• Gross revenues in excess of US$25 million;
  • Buys, receives, sells or shares the personal information of 50,000 or more California residents, households or devices in a year; or
  • Derives 50 percent or more of its annual revenues from "selling" consumer personal information.

A "business" is also defined as any for-profit entity that controls or is controlled by a business as defined above and that "shares common branding with the business."

"Consumer" defined

The CCPA broadly defines "consumer" to mean any natural person that is a California resident (as defined under California law) "however identified, including by any unique identifier." The phrase "unique identifier" is also broadly defined. The definition of "consumer" therefore ostensibly includes job applicants, employees, non-consumers, business-to-business partners, officers, directors and competitors. An amendment is pending that would exclude job applicants, employees, directors and officers.

"Personal information" defined

The CCPA's definition of "personal information" is equally expansive. The Act defines "personal information" that which "identifies, relates to, describes, is capable of being associated with, or could reasonably be linked, directly or indirectly, with a particular consumer or household." The CCPA provides the following (non-exhaustive) list of examples of personal information:

  • Identifier information, such as real name, alias, postal address, unique personal identifier, online identifier, IP address, email address, account name, social security number, driver's license number, passport number, signature, physical characteristics or description, telephone number, insurance policy number, education, employment, employment history, bank account number, credit card number, debit card number, or any other financial information, medical information, or health insurance information, or other similar identifiers;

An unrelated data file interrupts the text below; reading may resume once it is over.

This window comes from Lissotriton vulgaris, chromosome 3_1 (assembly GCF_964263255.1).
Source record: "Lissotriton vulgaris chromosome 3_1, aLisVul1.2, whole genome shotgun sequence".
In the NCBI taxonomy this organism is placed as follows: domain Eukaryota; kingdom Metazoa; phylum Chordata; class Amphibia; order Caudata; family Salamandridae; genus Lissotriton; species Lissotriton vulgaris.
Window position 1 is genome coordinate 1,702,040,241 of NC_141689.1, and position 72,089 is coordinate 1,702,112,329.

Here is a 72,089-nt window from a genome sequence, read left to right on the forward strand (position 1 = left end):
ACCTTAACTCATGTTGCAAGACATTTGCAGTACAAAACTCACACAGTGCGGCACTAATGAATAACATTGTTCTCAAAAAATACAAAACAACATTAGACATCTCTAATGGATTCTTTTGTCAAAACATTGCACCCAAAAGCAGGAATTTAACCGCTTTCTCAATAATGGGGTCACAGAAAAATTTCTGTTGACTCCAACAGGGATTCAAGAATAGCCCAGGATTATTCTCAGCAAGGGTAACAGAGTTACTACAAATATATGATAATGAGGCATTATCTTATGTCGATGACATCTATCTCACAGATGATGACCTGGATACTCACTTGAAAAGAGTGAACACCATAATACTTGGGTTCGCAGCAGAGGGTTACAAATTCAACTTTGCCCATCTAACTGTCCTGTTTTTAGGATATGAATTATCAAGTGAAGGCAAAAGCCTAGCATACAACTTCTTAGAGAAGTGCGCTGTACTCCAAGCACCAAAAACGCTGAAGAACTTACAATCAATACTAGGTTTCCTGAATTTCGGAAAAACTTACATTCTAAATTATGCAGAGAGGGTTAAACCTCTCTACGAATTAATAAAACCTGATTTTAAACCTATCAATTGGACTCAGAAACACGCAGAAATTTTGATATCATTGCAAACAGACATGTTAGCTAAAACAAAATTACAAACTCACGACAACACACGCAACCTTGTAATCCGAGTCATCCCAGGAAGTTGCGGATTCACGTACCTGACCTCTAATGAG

• Characteristic information, such as race, religious creed, color, national origin, ancestry, physical disability, mental disability, medical condition, genetic information, marital status, sex, gender, gender identity, gender expression, age, sexual orientation, or military and veteran status;
  • Commercial information, such as records of personal property, products or services purchased, obtained or considered, or other purchasing or consuming histories or tendencies;
  • Biometric information, such as fingerprint, iris scan, or geometric outline of face or body;
  • Internet or electronic network activity information, such as browsing history, search history, and information regarding a California resident's interaction with an internet web site, application, or advertisement;
  • Geolocation information, such as the location of the particular consumer or household;
  • Audio, electronic, visual, thermal, olfactory, or similar information;
  • Professional or employment-related information;
  • Education information; and
  • Inferences drawn from any of the above to create a profile about a consumer reflecting the consumer's preferences, characteristics, psychological trends, predispositions, behavior, attitudes, intelligence, abilities and aptitudes.


Right to disclosure and duty to disclose